Meet the Therapist: Victoria Champion
What attracted you to become a therapist?
I have always had a passion for helping people to recognise and utilise their inner strength in order to cope with not only specific circumstances, but ultimately in their day-to-day lives.
Having always believed that we have the power within us to make great changes and through not only my counselling but also Reiki Master studies I learned a lot about mind-check, now termed mindfulness, compassion and empathy. I learned that we cannot fix people but that we can help them to help themselves, if they are open to this.
I have witnessed emotional healing on an extraordinary level and learned about the importance of building an excellent rapport with individuals who are suffering, for whatever reason, in order for them to feel safe, secure and open to communicating their issues, experiences and vulnerabilities. All this and more is what attracted me to become a therapist.
Where did you train?
I trained through an organisation called Chrysalis and this was a three-year Level 4 Integrative Psychotherapeutic Counselling Diploma. Whilst my core studies are completed, I continue to develop professionally at every given moment and attend regular CPD events and workshops.
Can you tell us about the type of therapy you practise?
I am a qualified integrative psychotherapist and what this means is that I draw upon a range of different therapies to help guide you through your process. The reason I chose this type of therapy is that I believe that there is not one fix for all when it comes to therapy. We are all individuals and what works for one person may not work for another, this not only goes for therapy but life in general.
How does integrative therapy help with symptoms of anxiety?
By working in an integrative manner, with, for example, anxiety, we can explore together a number of ways how and why your anxiety is presenting. I believe there is always a root cause to our issues and we are often not aware of what this root cause is. By working integratively we can utilise a psychodynamic approach, exploring your past and what is happening for you now, and hope to get to this root cause. Alongside this, giving you day to day coping mechanisms, for example mindfulness, through the use of CBT (Cognitive Behavioural Tools).
What sort of people do you usually see?
What do you like about being a therapist?
The best part about being a therapist is bearing witness to an individuals successful process. Watching somebody working hard to heal from his or her emotional wounds is something that will never get old and I feel hugely privileged to be able to do this work.
What is less pleasant?
The less pleasant part of being a therapist is bearing witness to the emotional trauma that we humans put upon others and ourselves.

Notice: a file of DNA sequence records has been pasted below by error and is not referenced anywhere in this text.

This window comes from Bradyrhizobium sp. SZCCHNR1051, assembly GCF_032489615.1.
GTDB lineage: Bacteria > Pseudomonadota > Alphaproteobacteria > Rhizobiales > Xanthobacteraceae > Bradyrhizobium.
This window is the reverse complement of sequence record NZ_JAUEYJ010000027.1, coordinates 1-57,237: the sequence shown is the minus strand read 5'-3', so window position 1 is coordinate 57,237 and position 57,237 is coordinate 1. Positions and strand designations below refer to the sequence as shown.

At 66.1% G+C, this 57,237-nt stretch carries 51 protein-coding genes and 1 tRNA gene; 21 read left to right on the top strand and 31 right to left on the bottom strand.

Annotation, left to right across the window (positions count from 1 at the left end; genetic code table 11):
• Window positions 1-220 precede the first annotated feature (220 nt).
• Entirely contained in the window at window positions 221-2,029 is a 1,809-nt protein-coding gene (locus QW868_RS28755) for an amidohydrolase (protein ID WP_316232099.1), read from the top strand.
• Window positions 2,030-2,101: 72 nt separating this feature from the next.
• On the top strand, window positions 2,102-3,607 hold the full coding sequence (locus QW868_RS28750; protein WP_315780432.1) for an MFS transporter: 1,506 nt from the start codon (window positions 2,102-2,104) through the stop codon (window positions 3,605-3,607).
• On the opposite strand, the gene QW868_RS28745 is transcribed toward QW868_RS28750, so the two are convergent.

How long you’ve been with welldoing.org and what you think of us?
I have not been using welldoing.org for very long but it has so far been a great place to feel part of a community of therapists. There is an endless amount of information to access and being able to use the booking system is a fantastic feature.
Do you ever suggest books or apps to clients?
I do indeed suggest both books and apps to my clients. I find the Calm app a great re source for individuals to use and as for books, Robin Sharma, Alain de Botton, Paulo Coehlo – there are a myriad of amazing books well worth reading on one’s journey through therapy and life in general.
What you do for your own mental health?
With regard to my own mental health there are a number of things that I like to do, one of which is reading. I am also very aware of self-care and take the time to have an “off” day every now and again. This means putting down my phone, taking myself off for a massage or spa day, spending time with the people I love or cleaning my home whilst listening to music, I find this strangely therapeutic.
You are a therapist in Farnham, Surrey. What can you share with us about seeing clients in this area?
Working in Farnham brings a number of different clients from all walks of life. This can be anybody from an individual who works in a high-powered and stressful role and commutes into London on a daily basis, through to a stay-at-home mum or elderly person who has recently moved into one of the many retirement homes around here.
What’s your consultation room like?
I work from a number of centres here in Farnham and all the rooms are quite similar. I feel they all provide a space, which feels safe and where people are able to relax and feel comfortable (emotionally and physically) enough to share their thoughts.
What do you wish people knew about therapy?
I guess my biggest thing that I wish people knew about therapy is the hard work that is involved and that whilst we are here to guide you through your process by holding a safe space for you and hopefully educate you on certain psychological processes, we are not miracle workers and we do not FIX people.
What did you learn about yourself in therapy?
I learned so much about myself in therapy but I guess one of the biggest things was to be kinder to myself and not allow my inner critic to get out of control. It was a long, often painful, but wonderful process to have gone through and something I continue to work on.